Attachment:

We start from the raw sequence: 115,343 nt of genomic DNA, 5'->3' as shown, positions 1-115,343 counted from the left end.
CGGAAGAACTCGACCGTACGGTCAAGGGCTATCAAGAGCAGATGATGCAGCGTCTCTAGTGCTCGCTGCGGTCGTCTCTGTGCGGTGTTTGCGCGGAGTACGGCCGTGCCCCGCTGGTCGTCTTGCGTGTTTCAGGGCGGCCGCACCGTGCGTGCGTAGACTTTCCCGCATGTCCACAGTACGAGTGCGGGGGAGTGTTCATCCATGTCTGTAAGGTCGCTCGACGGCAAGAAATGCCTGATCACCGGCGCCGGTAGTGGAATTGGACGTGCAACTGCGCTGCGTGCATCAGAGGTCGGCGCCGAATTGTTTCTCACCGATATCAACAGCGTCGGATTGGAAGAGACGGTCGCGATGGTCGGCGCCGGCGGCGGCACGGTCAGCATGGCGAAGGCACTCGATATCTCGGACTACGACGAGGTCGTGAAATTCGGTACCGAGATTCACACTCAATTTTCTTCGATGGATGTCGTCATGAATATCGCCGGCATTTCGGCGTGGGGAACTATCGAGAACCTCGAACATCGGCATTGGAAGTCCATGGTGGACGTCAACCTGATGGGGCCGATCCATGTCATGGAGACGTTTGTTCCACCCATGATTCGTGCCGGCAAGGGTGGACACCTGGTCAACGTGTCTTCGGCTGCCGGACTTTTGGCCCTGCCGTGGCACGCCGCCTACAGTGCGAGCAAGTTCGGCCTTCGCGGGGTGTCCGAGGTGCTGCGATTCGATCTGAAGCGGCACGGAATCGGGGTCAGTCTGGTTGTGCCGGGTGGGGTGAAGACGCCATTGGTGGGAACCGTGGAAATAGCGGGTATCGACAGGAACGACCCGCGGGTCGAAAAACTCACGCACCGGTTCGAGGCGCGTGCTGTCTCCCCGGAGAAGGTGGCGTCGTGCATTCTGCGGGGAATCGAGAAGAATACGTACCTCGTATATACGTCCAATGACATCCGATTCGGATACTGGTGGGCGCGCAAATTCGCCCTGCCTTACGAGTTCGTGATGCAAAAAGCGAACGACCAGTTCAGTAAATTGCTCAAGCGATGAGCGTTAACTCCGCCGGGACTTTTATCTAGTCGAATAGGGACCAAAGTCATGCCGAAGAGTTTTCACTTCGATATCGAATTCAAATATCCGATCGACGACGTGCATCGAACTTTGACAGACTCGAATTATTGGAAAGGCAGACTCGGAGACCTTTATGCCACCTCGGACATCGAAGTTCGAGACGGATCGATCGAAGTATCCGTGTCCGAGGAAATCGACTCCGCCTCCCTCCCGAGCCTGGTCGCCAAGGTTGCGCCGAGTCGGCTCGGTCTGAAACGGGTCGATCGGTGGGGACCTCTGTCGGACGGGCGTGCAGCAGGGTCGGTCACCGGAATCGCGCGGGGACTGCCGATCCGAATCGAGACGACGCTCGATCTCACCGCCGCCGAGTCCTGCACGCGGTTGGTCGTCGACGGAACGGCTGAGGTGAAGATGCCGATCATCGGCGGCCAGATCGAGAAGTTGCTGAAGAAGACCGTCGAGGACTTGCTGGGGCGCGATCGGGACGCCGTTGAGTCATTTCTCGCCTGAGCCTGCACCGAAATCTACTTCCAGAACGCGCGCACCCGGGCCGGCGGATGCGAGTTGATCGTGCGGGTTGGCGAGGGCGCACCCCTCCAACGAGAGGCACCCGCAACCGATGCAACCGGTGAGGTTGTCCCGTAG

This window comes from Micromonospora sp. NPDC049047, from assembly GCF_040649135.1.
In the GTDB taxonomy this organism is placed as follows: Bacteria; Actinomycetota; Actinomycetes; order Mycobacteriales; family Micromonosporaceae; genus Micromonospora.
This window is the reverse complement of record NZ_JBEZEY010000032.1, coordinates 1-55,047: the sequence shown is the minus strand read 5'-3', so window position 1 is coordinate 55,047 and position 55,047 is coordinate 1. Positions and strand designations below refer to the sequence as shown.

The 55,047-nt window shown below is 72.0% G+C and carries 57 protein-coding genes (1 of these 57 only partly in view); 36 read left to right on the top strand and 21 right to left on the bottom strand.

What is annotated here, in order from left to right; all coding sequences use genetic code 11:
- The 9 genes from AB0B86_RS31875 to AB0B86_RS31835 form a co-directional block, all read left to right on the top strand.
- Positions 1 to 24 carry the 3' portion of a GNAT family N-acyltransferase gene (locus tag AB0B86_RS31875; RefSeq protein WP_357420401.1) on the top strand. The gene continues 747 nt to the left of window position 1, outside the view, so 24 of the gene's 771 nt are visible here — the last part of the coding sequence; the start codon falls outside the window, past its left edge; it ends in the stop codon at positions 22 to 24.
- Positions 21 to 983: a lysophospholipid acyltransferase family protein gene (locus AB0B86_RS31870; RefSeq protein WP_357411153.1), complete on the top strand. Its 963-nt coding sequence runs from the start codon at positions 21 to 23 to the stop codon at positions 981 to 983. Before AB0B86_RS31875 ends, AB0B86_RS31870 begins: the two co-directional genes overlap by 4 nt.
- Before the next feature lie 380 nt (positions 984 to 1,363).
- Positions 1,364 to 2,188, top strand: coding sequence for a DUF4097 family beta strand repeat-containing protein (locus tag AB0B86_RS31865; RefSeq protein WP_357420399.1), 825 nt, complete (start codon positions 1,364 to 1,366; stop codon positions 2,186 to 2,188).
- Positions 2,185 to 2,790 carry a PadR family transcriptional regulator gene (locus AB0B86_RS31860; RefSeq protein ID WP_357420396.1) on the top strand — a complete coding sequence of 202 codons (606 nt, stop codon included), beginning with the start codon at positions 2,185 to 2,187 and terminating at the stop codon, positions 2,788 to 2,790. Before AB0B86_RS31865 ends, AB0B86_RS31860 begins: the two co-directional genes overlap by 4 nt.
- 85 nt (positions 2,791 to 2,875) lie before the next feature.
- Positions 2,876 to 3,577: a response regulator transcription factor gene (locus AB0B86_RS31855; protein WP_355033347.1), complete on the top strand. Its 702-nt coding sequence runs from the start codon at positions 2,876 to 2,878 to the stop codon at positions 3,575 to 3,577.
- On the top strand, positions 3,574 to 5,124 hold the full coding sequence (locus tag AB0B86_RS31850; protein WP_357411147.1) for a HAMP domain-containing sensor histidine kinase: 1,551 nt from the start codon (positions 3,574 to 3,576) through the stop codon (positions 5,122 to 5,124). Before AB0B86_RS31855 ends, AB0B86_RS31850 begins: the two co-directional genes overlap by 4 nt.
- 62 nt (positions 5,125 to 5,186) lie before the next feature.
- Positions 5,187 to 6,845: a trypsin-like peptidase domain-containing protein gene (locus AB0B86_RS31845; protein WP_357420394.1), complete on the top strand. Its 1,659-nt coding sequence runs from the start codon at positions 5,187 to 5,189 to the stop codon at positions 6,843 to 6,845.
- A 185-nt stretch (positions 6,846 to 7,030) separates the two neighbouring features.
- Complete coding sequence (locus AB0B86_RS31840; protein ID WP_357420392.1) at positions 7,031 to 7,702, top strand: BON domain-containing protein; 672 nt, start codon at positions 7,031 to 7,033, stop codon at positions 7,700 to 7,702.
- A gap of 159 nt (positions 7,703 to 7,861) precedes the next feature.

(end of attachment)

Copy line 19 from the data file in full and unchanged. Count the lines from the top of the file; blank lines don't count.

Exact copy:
- A 185-nt stretch (positions 6,846 to 7,030) separates the two neighbouring features.